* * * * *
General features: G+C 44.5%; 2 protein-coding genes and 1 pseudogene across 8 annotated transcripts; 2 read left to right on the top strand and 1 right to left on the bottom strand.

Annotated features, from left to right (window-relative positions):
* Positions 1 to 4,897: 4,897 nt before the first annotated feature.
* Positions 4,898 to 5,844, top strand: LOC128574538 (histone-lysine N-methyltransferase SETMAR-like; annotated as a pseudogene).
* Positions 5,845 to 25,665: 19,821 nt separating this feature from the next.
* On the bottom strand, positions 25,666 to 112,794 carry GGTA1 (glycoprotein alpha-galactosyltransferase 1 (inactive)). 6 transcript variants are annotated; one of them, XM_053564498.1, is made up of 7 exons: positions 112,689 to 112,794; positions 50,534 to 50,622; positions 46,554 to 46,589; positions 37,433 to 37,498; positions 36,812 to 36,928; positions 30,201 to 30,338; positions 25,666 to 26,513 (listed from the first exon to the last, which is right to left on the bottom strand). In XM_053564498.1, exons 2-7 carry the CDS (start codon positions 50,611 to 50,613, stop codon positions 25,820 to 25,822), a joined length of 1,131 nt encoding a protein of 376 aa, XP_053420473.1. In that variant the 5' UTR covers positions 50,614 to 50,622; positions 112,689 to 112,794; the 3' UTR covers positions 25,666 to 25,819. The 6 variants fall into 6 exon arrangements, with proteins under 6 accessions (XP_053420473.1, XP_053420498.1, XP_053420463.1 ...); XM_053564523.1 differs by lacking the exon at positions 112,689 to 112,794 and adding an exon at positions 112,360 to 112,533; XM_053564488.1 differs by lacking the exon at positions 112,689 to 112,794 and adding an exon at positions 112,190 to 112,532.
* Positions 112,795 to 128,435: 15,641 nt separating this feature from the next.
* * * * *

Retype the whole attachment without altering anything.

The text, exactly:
General features: G+C 44.5%; 2 protein-coding genes and 1 pseudogene across 8 annotated transcripts; 2 read left to right on the top strand and 1 right to left on the bottom strand.

Annotated features, from left to right (window-relative positions):
* Positions 1 to 4,897: 4,897 nt before the first annotated feature.
* Positions 4,898 to 5,844, top strand: LOC128574538 (histone-lysine N-methyltransferase SETMAR-like; annotated as a pseudogene).
* Positions 5,845 to 25,665: 19,821 nt separating this feature from the next.
* On the bottom strand, positions 25,666 to 112,794 carry GGTA1 (glycoprotein alpha-galactosyltransferase 1 (inactive)). 6 transcript variants are annotated; one of them, XM_053564498.1, is made up of 7 exons: positions 112,689 to 112,794; positions 50,534 to 50,622; positions 46,554 to 46,589; positions 37,433 to 37,498; positions 36,812 to 36,928; positions 30,201 to 30,338; positions 25,666 to 26,513 (listed from the first exon to the last, which is right to left on the bottom strand). In XM_053564498.1, exons 2-7 carry the CDS (start codon positions 50,611 to 50,613, stop codon positions 25,820 to 25,822), a joined length of 1,131 nt encoding a protein of 376 aa, XP_053420473.1. In that variant the 5' UTR covers positions 50,614 to 50,622; positions 112,689 to 112,794; the 3' UTR covers positions 25,666 to 25,819. The 6 variants fall into 6 exon arrangements, with proteins under 6 accessions (XP_053420473.1, XP_053420498.1, XP_053420463.1 ...); XM_053564523.1 differs by lacking the exon at positions 112,689 to 112,794 and adding an exon at positions 112,360 to 112,533; XM_053564488.1 differs by lacking the exon at positions 112,689 to 112,794 and adding an exon at positions 112,190 to 112,532.
* Positions 112,795 to 128,435: 15,641 nt separating this feature from the next.